This problem is easy to reformulate into a smooth one with slack variables. Finding the minimum of $F(X)$ is equivalent to finding the minimizer of the following problem: $$ \min_{z,X} z \\ \text{subject to } z\ge f_i(X), i=1,\ldots,n. $$ That is because each of the constraints ensures that $z$ is bigger than $f_i(X)$, and consequently $z$ is bigger than the largest one -- that is, $z\ge F(X)$. Minimizing $z$ ensures that $z=F(X)$ and so the two optimization problems are equivalent.

This gets rid of the non-smoothness of the problem. But, if the functions $f_i(X)$ are not convex, then you still end up with a non-convex problem which is, like all non-convex problems difficult to solve because it may have multiple local solutions and you are in all likelihood interested in the global solution.

In other words, I can help you with the non-smoothness, but not with the non-convexity of the problem.

  • $\begingroup$ Many thanks for your answer. I am not familiar with optimization theory approaches, so it is useful for me to see such reformulation. I've edited my question, so you can see that $f_i(X)$ are eigenvalues of large real symmetric sparse matrix dependent on $X$. Actually, I can only find $F(X)$ and it's gradient numerically. So I am afraid your approach can not help in solving my problem because of I don't have simple expressions for $f_i(X)$. $\endgroup$
    – Gec
    Commented Jul 18, 2023 at 22:42

It depends on the specifics of your problem, but one potential approach is to use gradient descent. From a pragmatic perspective, gradient descent does not actually require a continuous gradient and can often work fine even if the gradient is discontinuous. Choosing a good initialization (or repeating multiple times with multiple different initializations) may be helpful, depending on the structure of the optimization landscape.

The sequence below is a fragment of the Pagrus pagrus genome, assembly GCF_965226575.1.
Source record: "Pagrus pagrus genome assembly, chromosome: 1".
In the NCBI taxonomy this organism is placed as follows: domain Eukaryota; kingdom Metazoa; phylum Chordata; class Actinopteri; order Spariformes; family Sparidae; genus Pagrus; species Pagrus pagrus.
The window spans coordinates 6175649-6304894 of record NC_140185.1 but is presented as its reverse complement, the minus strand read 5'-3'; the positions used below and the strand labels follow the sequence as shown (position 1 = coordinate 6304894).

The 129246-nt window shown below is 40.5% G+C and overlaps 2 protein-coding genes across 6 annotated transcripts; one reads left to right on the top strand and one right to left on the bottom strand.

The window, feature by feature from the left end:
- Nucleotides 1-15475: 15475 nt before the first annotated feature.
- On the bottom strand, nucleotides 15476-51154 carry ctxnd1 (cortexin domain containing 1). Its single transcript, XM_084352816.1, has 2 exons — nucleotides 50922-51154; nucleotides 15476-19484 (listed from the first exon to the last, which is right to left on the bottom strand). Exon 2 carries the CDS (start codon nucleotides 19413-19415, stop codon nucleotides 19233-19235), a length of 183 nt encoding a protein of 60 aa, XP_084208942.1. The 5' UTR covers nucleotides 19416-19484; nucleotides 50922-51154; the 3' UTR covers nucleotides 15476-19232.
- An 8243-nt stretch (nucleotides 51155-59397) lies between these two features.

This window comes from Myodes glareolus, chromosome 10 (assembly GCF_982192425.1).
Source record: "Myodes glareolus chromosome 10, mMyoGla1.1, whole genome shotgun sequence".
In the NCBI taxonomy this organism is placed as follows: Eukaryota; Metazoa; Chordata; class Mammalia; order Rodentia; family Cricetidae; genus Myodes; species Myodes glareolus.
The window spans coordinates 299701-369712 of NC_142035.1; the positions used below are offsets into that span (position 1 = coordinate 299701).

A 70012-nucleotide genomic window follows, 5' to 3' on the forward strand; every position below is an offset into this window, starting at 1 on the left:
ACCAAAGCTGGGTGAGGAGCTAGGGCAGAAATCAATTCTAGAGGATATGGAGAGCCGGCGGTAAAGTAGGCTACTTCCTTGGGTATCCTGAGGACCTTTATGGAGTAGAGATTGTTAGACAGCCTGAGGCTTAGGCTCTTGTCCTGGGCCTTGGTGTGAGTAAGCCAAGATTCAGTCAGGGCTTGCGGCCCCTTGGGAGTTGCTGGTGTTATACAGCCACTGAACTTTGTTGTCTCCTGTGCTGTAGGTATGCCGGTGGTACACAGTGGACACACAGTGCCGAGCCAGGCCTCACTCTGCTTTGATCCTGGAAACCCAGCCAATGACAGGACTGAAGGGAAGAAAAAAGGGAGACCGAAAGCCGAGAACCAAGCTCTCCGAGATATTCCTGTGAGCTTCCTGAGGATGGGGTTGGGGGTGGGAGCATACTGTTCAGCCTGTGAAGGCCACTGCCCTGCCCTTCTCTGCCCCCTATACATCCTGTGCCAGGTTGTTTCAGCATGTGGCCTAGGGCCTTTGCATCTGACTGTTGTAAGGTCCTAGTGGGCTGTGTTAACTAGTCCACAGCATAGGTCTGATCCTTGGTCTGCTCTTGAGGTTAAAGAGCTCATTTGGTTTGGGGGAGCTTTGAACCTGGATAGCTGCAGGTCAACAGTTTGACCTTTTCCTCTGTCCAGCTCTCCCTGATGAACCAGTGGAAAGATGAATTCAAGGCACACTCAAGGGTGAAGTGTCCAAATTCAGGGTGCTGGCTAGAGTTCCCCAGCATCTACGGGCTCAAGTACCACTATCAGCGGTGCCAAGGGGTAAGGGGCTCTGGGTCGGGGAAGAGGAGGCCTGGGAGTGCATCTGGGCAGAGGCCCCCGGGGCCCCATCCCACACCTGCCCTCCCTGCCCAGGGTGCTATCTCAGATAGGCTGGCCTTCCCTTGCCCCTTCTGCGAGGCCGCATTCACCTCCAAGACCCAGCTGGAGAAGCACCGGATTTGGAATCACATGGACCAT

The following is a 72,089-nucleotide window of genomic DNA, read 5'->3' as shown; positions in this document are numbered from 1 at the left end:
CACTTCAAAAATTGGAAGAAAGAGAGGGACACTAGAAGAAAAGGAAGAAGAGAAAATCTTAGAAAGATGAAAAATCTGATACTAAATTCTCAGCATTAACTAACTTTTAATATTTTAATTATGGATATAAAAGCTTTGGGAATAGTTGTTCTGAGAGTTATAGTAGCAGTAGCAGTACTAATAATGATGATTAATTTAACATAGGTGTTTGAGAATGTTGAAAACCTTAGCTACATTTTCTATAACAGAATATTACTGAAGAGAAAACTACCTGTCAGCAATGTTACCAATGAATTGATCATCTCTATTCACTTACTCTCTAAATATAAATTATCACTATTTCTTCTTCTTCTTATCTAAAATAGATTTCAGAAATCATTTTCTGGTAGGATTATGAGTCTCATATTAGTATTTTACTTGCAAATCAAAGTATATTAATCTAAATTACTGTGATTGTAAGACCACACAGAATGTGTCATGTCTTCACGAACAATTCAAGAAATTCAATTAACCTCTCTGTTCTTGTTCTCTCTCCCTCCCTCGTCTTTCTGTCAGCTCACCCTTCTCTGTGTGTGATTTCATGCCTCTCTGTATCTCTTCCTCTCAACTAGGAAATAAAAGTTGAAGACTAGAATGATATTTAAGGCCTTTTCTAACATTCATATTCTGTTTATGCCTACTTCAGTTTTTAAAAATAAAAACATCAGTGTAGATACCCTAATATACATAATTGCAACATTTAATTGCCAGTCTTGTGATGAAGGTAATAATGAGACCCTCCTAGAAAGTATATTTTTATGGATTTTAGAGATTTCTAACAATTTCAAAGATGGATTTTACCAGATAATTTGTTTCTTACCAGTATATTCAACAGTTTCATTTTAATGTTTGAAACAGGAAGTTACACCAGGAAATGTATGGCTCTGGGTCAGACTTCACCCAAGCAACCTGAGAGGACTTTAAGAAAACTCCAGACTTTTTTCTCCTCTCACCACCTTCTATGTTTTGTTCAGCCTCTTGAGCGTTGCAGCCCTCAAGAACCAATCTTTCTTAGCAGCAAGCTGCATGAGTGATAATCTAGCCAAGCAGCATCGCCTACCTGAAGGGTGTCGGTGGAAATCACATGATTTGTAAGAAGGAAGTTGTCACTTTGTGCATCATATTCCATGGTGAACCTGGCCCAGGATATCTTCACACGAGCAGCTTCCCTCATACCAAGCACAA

Since your functions are non-convex and the gradient is not smooth, there are no guarantees. It might fail badly. However, in some applications gradient descent can work in practice even when the theory doesn't offer any guarantees. The only way to find out is to try it.

  • $\begingroup$ In fact, I got a satisfactory numerical solution to my problem using the L-BFGS method from the Optim.jl package. Due to the discontinuity of the gradient at the minimum point, the gradient-based optimization process fluctuates at the end and does not stop. An obvious practical solution is to limit the number of steps in the optimization process. I started this topic because I thought there might be a more scientific solution to this problem. $\endgroup$
    – Gec
    Commented Jul 19, 2023 at 18:14
  • $\begingroup$ @Gec, L-BFGS is different from gradient descent, and I expect L-BFGS might be more sensitive to discontinuity in the gradient. $\endgroup$
    – D.W.
    Commented Jul 20, 2023 at 7:21